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Proving a medication error occurred in a medical malpractice case

On Behalf of | Jan 28, 2016 | Medical Malpractice

Readers who are familiar with previous posts on our blog know that there are many different ways that medical treatment can go wrong, potentially resulting in serious harm and a medical malpractice claim. From surgical errors and misdiagnosis of an illness or injury to anesthesia errors and other forms of negligence, the variety of things that could go wrong is almost enough to keep people away from doctors and hospitals altogether. But, that usually isn’t an option, and as a result we are forced to place our faith in the doctors and other healthcare providers who treat us.

Perhaps one of the most common acts of medical malpractice is medication error. This type of error can occur in many different situations, from prescribing the wrong medication ( or the wrong dosage) to medication mix-ups in a nursing home. Compared to something like wrong-site surgery, medication error can seem quite minor. Unfortunately, though, nothing could be farther from the truth.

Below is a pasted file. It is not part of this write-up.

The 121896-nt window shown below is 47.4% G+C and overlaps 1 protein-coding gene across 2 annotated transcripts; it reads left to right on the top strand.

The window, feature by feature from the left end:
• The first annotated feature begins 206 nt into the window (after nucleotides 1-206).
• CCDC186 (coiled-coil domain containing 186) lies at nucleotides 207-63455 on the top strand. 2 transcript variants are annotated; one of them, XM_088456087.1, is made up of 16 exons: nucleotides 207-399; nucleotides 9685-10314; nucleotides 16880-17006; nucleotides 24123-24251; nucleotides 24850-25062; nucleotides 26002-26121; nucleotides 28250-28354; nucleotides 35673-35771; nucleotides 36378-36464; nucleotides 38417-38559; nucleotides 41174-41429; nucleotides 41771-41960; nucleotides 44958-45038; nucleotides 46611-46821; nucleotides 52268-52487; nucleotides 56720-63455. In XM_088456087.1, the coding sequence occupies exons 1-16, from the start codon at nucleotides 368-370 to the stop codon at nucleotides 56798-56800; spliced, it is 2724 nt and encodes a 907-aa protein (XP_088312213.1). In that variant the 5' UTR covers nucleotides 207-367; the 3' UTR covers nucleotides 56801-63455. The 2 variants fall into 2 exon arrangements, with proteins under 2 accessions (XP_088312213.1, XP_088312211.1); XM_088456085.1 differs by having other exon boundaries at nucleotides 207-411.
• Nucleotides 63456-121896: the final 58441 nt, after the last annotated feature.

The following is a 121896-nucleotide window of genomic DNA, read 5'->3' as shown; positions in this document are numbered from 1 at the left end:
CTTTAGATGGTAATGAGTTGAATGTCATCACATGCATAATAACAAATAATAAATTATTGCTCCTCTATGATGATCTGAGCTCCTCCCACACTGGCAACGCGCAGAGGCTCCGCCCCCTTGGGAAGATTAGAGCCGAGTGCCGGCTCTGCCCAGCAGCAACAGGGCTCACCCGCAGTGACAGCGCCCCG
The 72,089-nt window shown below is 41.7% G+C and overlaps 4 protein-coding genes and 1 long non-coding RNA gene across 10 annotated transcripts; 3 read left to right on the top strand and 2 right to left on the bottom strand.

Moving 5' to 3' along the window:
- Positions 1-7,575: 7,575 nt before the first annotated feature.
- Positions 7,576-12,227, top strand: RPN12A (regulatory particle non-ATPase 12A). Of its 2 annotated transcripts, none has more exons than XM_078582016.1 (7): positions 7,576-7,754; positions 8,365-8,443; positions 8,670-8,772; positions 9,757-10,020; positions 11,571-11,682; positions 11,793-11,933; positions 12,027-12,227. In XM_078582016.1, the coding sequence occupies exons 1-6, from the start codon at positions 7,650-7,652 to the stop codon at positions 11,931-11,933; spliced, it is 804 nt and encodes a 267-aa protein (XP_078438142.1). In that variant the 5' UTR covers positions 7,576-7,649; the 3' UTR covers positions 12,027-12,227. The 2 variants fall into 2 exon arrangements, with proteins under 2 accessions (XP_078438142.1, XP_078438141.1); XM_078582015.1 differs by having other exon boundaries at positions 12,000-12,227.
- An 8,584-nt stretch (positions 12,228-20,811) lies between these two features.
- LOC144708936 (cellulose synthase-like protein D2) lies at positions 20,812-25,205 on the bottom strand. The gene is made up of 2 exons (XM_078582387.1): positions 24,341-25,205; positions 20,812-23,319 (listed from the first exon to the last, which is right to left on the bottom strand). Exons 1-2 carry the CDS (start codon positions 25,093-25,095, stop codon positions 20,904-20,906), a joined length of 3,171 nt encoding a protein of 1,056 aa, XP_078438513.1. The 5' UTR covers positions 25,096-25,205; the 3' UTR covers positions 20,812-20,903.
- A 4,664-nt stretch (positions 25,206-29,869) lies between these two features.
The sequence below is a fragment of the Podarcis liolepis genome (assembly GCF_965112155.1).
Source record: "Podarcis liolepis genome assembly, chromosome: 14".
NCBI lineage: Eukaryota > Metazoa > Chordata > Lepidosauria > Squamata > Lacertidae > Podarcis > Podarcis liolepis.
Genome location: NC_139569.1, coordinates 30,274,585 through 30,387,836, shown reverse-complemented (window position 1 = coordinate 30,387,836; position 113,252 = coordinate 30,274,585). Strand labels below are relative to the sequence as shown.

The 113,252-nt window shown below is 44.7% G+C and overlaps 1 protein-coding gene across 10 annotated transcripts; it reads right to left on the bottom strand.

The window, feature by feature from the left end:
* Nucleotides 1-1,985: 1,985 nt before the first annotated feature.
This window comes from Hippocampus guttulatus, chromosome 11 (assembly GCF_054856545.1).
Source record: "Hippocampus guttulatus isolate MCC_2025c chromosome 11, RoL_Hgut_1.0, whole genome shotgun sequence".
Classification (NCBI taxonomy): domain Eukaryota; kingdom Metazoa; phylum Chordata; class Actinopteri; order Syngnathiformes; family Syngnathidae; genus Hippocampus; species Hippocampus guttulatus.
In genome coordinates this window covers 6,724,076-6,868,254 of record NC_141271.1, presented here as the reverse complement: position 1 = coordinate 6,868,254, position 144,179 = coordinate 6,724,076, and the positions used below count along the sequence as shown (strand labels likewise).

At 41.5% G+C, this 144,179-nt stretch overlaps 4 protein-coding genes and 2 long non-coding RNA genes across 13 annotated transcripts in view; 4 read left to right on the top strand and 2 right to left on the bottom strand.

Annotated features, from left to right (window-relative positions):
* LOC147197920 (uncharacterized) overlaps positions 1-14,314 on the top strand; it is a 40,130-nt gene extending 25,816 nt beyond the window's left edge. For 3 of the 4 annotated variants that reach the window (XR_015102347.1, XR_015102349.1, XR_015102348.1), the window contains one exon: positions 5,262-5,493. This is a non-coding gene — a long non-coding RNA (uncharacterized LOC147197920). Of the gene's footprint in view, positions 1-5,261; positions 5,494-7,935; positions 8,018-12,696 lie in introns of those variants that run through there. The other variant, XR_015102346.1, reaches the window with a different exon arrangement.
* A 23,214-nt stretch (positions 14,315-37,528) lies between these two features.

We have all seen commercials on television that advertise the great benefits of certain new prescription medications. But what else is in those commercials that we have all seen, and perhaps chuckled at? The litany of potential side effects. Now, imagine a person receiving those medications in the wrong dosages. Those side effects can become very real and perhaps even deadly.

To prove that a medication error has occurred, the plaintiff in a medical malpractice lawsuit will need to pinpoint where the error occurred and who made the error. Was it the doctor who prescribed the medication? Or was it the pharmacist who filled the prescription? Was it the nurse who administered the wrong medication or wrong dosage? The error could have occurred at any step in the process, and pinpointing where and when is the biggest part of proving a medication error occurred in a medical malpractice case.

Source: FindLaw, “Proving Fault in Medical Malpractice Cases,” accessed Jan. 24, 2016


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